9. Suicidal ideation, with or without tangible thoughts of a plan
Again, these symptoms need to be independent of any underlying medical condition and substance use and must cause clinical distress (still trying to find the person who doesn’t find depression stressful – thanks again Dr. Obvious). Depression is a tricky beast because there’s a line that one eventually crosses from “psychologically distressed” to “clinically depressed”, and gauging that line can be difficult internally and externally. I didn’t really have an idea of how depressed I could get until someone witnessed me at my worst, and yet some people would never guess that I struggle with depression. I have – like many others – mastered the art of faking a smile.
Would You Like Rapid Cycling with Your Order Today?
So there are these awful fun add-ons that you can have with your bipolar disorder, just in case cycling between feeling amazing/irritated/angry and depressed wasn’t enough. These two are the most common that I read about:
-Rapid Cycling: DSM-V describes this as having four or more episodes in a twelve month period.
-Seasonal Pattern: Essentially, Seasonal Affective Disorder (SAD) – for me, it’s mania/hypomania in the spring/summer and depression in the fall/winter (though there are exceptions). Thanks, brain.
The DSM-V also lists the following: “anxious distress, mixed features, melancholic features, atypical features, mood congruent/incongruent psychotic features, catatonia, and peripartum onset”. I haven’t encountered these things as much, and the DSM-V doesn’t go into them much so I have no wisdom to spread upon this issue.
Mixed Episode: The “I’m So Happy I Could Kill Myself” Meme
A peruse through google images makes that meme pop up a lot. A mixed episode is pretty much what it sounds like – a mix between manic and depressed features. It feels like you’re really losing your mind because nothing makes sense. It’s an insane concoction of mania and depression and it’s worse than depression, in my opinion. It’s not well understood, however. More on this one in a later post.
Comorbidity: A Gift with Purchase
There are a few disorders that tend to coincide with bipolar disorder. From what I’ve learned, anxiety disorders, obsessive compulsive disorders, and AD/HD tend to be the main culprits, as well as eating disorders. Bipolar disorder on its own is difficult to treat, never mind adding in some irrational fears about failing at life and needing everything to be symmetrical, for example. According to the DSM-V, bipolar disorder and some personality disorders tend to overlap as well, namely borderline personality disorder. Again, that’s an interesting topic that needs further debate.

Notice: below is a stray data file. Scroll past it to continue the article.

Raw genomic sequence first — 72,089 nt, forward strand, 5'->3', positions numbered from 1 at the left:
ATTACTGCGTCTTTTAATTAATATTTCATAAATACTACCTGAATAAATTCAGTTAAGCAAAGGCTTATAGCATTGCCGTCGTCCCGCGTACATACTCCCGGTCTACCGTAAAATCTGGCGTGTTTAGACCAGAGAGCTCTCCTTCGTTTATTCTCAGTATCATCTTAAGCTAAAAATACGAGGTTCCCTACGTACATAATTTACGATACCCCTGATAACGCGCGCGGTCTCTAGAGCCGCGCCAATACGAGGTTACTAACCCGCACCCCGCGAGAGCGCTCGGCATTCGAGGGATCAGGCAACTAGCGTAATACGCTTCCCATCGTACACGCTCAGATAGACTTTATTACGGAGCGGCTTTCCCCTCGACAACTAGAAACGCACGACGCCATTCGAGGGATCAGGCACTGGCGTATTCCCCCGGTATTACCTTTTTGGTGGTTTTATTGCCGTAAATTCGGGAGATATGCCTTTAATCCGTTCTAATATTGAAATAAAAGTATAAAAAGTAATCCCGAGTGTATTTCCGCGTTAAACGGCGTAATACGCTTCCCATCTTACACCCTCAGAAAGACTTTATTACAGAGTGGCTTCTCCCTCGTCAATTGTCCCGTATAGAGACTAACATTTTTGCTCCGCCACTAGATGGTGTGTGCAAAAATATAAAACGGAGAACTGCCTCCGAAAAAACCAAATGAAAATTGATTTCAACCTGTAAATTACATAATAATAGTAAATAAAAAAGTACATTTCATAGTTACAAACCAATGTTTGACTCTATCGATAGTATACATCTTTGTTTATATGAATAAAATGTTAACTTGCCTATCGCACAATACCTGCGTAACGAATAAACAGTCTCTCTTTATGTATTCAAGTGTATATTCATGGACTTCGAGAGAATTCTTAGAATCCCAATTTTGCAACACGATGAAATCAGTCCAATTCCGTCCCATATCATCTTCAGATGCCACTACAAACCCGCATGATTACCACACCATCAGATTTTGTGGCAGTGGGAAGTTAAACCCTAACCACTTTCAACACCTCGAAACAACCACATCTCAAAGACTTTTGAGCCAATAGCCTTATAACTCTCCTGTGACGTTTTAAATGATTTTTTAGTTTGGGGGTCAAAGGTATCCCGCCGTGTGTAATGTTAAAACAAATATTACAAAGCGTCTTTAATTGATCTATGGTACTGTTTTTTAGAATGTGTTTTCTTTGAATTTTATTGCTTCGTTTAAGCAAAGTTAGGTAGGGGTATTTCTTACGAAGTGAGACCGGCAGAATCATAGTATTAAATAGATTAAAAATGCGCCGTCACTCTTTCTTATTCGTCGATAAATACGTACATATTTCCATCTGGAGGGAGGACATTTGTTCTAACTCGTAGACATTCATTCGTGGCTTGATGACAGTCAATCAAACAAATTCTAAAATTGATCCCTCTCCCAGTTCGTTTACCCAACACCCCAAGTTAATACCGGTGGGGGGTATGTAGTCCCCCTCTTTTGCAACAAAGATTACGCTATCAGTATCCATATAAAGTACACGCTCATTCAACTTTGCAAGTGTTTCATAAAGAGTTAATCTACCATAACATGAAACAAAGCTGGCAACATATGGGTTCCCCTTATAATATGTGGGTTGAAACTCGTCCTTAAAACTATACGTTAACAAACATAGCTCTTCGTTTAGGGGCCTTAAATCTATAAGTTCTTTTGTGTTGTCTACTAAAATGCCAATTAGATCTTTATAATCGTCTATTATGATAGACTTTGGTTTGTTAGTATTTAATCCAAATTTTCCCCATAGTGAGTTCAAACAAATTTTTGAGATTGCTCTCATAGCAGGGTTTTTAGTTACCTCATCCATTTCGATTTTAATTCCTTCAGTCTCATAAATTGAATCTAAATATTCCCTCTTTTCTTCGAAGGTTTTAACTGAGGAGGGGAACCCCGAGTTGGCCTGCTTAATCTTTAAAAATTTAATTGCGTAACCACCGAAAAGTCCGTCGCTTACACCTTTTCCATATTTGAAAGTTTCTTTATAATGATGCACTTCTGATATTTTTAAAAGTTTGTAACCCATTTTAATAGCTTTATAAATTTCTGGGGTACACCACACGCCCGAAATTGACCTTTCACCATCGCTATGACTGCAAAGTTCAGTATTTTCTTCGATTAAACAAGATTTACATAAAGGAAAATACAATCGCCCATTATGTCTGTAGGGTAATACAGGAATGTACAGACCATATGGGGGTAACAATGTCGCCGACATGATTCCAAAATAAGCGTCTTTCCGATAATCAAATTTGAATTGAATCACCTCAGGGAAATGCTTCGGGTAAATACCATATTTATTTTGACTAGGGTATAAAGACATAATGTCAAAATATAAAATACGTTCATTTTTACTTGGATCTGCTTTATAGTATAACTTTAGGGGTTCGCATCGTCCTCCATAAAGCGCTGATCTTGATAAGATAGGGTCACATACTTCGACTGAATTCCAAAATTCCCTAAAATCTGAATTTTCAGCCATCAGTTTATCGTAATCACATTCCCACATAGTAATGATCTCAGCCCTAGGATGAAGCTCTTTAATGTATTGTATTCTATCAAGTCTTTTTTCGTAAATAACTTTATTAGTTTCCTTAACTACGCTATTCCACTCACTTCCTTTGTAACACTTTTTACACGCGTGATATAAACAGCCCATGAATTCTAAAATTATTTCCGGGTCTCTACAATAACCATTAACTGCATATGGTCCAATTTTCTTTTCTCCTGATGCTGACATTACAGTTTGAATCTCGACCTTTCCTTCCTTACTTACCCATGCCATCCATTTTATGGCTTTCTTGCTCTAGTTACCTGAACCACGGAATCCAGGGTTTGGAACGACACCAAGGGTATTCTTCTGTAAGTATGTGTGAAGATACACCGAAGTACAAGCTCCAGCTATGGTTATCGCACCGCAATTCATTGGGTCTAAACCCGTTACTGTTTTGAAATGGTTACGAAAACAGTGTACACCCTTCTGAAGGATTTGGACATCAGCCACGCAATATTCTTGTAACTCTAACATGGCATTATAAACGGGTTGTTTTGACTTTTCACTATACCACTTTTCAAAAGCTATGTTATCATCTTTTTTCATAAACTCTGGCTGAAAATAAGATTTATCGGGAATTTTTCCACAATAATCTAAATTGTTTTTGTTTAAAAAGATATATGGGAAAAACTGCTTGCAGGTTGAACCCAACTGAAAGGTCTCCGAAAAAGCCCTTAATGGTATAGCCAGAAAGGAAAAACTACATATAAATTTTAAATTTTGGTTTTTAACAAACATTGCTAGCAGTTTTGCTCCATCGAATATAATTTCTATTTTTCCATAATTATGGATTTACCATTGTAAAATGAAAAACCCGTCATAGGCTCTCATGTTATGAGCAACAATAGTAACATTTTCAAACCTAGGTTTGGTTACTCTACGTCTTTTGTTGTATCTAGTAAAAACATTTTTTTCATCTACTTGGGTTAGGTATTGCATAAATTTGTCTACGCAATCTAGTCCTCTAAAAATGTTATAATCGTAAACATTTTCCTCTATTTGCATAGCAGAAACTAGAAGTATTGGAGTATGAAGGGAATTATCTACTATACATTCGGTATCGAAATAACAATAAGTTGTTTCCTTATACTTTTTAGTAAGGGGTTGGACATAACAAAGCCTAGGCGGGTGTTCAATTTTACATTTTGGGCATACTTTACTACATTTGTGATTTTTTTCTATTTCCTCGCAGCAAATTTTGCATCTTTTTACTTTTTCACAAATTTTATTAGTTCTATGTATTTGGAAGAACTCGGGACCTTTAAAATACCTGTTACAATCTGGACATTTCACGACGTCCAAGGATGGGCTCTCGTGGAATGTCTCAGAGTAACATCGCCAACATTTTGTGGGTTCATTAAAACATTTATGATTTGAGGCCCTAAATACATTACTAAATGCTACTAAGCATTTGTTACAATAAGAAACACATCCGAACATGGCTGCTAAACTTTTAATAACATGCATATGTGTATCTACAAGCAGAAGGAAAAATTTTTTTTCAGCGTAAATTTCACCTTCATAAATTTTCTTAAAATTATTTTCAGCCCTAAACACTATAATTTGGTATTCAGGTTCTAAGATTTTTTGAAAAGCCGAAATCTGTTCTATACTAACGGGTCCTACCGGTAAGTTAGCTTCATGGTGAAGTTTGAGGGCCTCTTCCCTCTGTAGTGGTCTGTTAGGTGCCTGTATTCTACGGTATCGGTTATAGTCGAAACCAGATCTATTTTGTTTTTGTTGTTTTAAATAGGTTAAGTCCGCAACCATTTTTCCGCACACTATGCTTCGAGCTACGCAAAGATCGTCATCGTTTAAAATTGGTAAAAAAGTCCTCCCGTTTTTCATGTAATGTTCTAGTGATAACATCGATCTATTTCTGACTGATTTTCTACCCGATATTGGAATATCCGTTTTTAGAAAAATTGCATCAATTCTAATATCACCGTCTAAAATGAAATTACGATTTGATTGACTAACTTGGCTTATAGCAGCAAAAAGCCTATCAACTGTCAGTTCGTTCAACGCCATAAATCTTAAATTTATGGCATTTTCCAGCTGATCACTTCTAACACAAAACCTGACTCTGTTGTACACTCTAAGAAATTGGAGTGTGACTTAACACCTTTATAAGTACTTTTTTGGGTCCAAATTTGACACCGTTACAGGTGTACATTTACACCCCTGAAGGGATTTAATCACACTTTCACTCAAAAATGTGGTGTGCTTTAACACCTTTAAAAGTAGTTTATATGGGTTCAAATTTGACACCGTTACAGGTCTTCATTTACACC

So there’s a basic clinical guideline to what bipolar disorder is. Again, I want to emphasize the importance of NOT generalizing experiences from person to person just because they all have the same diagnosis. During mania, some people have crazy spending sprees, some engage in risky sexual acts, some find gods and get to know them too well, and still others just talk a lot about this really amazing idea that will save the world that you should believe because that’s all you need in life. It really just depends on the person. I firmly believe that thinking about bipolar disorder in this way will encourage more accurate research and treatment, as well as help the stigma and self-stigma associated with the disease. And on that note…
Yes, Bipolar Disorder is A Medical Condition and Here’s Why
There is a metaphorical giant pile of research papers (because we’d kill a lot of trees to print it all out) that exists explaining the neurological, genetic, and otherwise biological basis of bipolar disorder. To say it’s complicated would be an understatement, and summarizing the research isn’t really possible. However, a simple Google Scholar search of “bipolar disorder” and “biology” or “neurology” will clarify the issue and should erase doubt completely. Also, people who take medication for the disorder (like me) have been able to live productive, functional lives that they didn’t have before they started treatment.
A lot of people say depression is selfish and/or otherwise in a person’s head and they can just “stop being depressed”. That’s an entirely different conversation and I have quite a lot to say to those sentiments. For the time being, I will simply put forth this thought: Why criticize someone who feels sad? I just can’t fathom why people – be it clinical depression or simply sadness – would approach such a person with hatred rather than compassion. Likewise, calling someone “crazy” doesn’t help anyone, so why waste your time?
I hope this begins an educated discussion about the intricacies of bipolar disorder. This is an edited version of the post I first made on my other blog. Hello new blog!